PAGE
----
N is for Naiad

to_say_nothing_of_the_dogTo Say Nothing of the Dog by Connie Willis is simply brilliant. It is a must-read for historians, English majors*, and time-travel enthusiasts. Ned Henry, a twenty-first century historian, suffers from an advanced case of time-lag. His prescription: two weeks’ uninterrupted bed rest, but he isn’t going to find it in this century. Instead, he is sent back to 1888 to escape the demanding Lady Schrapnell and, hopefully, recover. While he’s there (then?), he meets the calamity, communes with the Other Side, encounters a swan and the forerunner of Jeeves, and becomes one of three men in a boat, to say nothing of the dog. Or the cat. If you wish to ruminate on Waterloo, know the origin of jumble sales, the most hideous and indestructible object, or the identity of Mr. C, then read on. This may very well be the cleverest comedy you ever read. By the end you truly will believe (and cringe) that, “God is in the details.”

My only complaint is that in the entirety of this well-researched, historically sensitive book, Willis failed to accurately present a page’s worth of dialogue in Middle English. The rest of the book, however, redeems this fault. Kelly rates it a 9.5/10.0 on ‘the well-established grounds that if you do not think it is funny, you are not a human.’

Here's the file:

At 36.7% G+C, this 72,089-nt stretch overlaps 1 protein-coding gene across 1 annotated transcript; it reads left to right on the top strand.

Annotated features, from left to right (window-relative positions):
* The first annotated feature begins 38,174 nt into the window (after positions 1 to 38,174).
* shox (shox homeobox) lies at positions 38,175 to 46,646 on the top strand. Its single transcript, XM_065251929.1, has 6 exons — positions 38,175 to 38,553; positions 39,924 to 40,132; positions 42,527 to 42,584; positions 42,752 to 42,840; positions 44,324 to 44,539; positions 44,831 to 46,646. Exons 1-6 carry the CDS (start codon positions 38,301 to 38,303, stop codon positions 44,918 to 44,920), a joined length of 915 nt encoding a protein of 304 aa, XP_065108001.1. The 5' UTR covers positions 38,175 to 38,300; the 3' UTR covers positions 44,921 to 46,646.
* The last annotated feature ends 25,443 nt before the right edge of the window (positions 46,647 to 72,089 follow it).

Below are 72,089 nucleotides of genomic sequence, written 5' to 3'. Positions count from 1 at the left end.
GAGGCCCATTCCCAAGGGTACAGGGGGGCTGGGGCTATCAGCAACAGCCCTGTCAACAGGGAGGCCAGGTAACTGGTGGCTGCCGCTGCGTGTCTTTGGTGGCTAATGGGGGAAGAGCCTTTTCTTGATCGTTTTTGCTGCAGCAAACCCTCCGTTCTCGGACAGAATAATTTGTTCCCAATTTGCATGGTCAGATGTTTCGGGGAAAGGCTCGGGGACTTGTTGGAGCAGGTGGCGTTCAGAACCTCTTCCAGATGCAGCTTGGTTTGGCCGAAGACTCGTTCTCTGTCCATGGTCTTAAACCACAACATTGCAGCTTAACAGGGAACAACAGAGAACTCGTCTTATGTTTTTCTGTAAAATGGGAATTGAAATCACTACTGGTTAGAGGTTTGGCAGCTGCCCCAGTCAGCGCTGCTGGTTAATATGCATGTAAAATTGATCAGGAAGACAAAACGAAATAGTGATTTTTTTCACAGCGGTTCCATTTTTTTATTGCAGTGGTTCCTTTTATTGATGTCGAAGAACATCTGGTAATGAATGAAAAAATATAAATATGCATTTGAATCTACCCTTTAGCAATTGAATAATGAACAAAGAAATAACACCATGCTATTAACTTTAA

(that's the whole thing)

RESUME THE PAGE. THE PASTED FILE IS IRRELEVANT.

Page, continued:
In other news, I went to see Peter Pan performed in the castle on Monday. Pictures can be seen here. I had my last Arthurian Legend class yesterday, which is slightly sad, though I must admit that my patience was waning in regards to one or two of my classmates. I will be writing my essay on Sir Gawain in English folk romances, a topic of which I doubt anyone is surprised. My other essay will be on the idealization of chivalry and its relationship to kingship, and I am less confident about it. I have 2.5 weeks to write both of these essays.

I have turned in my PhD application and have accepted the offer of a room to live with the Keddie’s and their kitties (to say nothing of the dog). I have also done half of my to-do list for today, and it’s not yet lunch time, so I am going to have some tea and resume what hopes to be a productive day.


* Why do historians have a noun whereas those who study literature do not? Are we literary critics? (That sounds like we post reviews, and not study literature academically.) Litterateurs? Literati?